Soldier Readiness Processing

Yesterday marked the anniversary of my return from Afghanistan. On this day a year ago 300 other just redeployed soldiers and I were making our way through a series of stations at the “Soldier Readiness Processing” center at Fort Riley, Kansas. As we waited in lines to have our medical and administrative statuses checked, ominous news reports interrupted the programming on the TVs positioned around the building. 500 miles to the south, in Fort Hood, Texas, a gunman had commenced a shooting rampage at that post’s SRP center. Before the day was done, the shooter, an Army major, a Muslim at that, charged with administering to soldiers’ mental health, had killed 13 soldiers and civilians before he was captured.

Those of us watching the events unfold at Fort Riley barely batted an eye at the evolving drama. Even though with a few different twists of fate we might have been at that Fort Hood SRP or the gunman at Fort Riley, such wasn’t the case. And so it hardly seemed worth worrying about.  We darn sure weren’t tempted to step out of the long lines that led to the desks we had to clear before heading home.

So it went with much of the danger and violence of the year-long deployment. It was easy to think it wasn’t even there unless you were affected personally, physically.
                                                                                                                                                                                                                                                 A day later I was on a plane back to West Point.
                                                                                                                                                                                                                                                 A year later, what can I say?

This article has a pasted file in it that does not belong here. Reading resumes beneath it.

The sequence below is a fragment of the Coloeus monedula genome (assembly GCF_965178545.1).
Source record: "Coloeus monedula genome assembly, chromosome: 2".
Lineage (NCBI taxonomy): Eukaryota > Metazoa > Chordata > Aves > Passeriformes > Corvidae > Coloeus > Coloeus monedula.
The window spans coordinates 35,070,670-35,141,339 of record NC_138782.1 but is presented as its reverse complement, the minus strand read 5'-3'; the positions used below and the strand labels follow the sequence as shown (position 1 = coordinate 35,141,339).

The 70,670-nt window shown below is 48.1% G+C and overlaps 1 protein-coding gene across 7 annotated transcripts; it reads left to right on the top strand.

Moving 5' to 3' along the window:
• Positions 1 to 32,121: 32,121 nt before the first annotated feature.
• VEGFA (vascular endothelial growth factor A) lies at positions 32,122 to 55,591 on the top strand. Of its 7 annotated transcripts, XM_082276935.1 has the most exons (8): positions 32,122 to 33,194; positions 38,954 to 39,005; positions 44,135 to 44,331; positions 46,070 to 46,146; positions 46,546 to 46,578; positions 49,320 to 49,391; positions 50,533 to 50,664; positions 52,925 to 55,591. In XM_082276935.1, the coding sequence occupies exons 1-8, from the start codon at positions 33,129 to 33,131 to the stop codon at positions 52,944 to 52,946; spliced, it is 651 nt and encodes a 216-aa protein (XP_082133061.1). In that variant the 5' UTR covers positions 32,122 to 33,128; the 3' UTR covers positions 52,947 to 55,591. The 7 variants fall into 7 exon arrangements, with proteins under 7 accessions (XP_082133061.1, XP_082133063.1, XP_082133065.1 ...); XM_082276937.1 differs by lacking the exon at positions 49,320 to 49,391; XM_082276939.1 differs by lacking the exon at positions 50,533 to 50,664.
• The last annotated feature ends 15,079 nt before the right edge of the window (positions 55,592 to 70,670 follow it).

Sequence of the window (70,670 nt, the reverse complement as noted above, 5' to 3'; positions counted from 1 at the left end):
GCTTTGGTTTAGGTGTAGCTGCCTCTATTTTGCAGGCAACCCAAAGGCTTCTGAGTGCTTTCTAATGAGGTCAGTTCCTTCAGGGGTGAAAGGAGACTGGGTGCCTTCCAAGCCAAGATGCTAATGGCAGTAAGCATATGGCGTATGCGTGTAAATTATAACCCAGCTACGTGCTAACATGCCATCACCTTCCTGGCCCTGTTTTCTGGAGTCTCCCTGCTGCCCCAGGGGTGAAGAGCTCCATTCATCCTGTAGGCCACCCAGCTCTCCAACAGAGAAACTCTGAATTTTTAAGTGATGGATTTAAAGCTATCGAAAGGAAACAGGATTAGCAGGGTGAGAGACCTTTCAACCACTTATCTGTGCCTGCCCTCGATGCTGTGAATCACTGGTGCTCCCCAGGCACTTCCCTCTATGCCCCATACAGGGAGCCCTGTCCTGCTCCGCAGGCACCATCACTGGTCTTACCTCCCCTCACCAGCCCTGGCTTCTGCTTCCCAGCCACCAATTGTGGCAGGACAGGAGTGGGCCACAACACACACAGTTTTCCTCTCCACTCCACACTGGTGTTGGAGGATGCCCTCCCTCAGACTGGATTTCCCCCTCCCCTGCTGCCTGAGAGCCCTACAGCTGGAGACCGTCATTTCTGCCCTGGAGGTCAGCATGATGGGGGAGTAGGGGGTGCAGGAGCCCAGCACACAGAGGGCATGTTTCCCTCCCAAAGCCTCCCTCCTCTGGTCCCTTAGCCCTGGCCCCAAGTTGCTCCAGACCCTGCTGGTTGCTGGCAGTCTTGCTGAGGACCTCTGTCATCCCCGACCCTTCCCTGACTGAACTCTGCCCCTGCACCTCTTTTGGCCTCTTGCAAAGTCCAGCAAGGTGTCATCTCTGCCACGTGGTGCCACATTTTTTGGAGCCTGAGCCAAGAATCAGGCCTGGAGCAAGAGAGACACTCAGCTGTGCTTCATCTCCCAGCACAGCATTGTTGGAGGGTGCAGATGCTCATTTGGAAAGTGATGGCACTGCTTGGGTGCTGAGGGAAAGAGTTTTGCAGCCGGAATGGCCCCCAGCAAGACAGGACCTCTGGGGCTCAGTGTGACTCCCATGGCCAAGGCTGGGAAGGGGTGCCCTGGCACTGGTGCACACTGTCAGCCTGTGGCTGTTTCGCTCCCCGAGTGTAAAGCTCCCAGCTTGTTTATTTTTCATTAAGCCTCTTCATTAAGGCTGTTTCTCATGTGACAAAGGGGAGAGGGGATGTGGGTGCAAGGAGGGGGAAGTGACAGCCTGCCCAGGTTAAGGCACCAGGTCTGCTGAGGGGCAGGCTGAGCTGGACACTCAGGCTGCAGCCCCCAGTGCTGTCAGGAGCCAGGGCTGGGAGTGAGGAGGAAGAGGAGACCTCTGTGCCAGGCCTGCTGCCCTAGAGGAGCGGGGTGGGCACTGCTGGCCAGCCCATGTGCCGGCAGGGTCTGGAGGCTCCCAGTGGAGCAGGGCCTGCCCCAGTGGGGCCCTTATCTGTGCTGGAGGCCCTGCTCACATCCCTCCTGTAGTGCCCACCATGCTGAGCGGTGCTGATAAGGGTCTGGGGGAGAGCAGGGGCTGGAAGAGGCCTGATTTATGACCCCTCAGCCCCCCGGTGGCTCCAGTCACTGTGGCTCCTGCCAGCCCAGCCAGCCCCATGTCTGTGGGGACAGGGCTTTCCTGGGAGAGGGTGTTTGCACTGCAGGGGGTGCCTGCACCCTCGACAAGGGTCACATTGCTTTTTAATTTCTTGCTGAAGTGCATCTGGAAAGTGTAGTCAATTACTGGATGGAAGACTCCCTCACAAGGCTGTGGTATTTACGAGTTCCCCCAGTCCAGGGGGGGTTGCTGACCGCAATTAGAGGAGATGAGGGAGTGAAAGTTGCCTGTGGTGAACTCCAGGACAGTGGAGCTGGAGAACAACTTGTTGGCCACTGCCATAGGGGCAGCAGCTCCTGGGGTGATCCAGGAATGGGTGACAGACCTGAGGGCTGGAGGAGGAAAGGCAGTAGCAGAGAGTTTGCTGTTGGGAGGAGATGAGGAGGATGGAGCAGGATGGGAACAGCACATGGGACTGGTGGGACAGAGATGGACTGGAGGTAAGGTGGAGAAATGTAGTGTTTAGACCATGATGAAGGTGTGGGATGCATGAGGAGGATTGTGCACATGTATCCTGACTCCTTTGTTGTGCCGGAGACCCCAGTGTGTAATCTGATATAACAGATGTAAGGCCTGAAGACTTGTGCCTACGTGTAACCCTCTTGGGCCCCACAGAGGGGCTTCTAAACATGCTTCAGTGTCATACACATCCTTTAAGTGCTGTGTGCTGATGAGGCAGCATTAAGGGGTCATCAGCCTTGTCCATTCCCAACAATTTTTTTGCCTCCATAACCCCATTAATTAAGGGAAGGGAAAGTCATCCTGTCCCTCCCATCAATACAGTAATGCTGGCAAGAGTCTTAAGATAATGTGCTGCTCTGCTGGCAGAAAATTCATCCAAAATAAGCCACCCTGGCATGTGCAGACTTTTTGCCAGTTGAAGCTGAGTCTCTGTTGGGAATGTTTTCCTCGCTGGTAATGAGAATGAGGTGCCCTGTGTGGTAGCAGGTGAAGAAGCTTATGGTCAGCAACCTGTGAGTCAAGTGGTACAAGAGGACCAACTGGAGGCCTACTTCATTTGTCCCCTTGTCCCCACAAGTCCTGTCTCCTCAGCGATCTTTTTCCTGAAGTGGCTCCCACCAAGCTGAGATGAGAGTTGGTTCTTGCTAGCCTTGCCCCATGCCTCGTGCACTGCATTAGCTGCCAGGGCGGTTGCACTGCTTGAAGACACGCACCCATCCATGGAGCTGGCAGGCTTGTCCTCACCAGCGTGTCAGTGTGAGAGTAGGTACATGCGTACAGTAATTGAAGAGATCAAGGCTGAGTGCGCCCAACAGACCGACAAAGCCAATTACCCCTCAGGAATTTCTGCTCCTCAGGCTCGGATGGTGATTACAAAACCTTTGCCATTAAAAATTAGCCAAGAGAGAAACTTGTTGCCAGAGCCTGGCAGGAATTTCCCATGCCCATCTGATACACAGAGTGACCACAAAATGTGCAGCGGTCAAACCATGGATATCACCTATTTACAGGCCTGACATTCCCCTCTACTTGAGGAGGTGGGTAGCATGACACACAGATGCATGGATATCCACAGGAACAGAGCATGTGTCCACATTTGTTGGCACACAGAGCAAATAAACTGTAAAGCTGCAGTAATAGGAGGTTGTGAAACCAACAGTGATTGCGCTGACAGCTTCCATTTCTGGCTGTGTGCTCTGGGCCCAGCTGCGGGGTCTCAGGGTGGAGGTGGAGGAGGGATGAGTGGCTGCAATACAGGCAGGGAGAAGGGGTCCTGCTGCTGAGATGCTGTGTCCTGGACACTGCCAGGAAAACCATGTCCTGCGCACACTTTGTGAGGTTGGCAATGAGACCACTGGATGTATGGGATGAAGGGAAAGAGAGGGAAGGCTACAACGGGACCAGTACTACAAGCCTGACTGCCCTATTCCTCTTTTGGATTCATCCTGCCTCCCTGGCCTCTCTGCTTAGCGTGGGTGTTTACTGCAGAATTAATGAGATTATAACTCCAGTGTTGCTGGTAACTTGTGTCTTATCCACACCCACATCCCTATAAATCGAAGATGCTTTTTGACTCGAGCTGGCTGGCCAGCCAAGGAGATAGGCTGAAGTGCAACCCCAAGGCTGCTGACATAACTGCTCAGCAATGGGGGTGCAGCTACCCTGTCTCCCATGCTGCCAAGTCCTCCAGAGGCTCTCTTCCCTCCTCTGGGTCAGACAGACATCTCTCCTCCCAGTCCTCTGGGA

Last night I once again found myself in attendance at an Army volleyball match. (How did volleyball become a recurring presence in this tale?) The match was great—Army whooped up on Navy—but the most interesting thing was the presence of three recent West Point grads. In civvies and wheelchair bound, they had all been injured in Afghanistan and evacuated to Walter Reed for recovery. Now, as part of some initiative or another they had been brought back to West Point to enjoy themselves and explain themselves as best they could to the current crop of cadets. Let’s focus on the enjoyment part, because they seemed to be having a good time, and none too the worse for wear, in spite of the casts, bandages, braces, and splints they brandished. They accepted the thanks of well-wishers gracefully and smilingly. They seemed sheepishly proud, secretly glad to display the tokens—not too serious, but damn serious enough—of their courage and experience.

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2 Responses to “Soldier Readiness Processing”

  1. James Brizzle Says:

    Damn you write well sir! Let me say that first and foremost after reading this article. Congratulations on the safe return. I couldn’t help but think of the film ‘Born on the Fourth of July’ after reading this article, though it makes complete sense why you would want to place positive/upbeat persons who have been wounded, but at the same time, it’s a bitter reminder of what Could happen.

  2. petermolin Says:

    Thanks for the compliment! I’m just trying to frame those experiences in ways that both capture the moment and have the fullest resonance. No great claims for how successful I might be. -Pete

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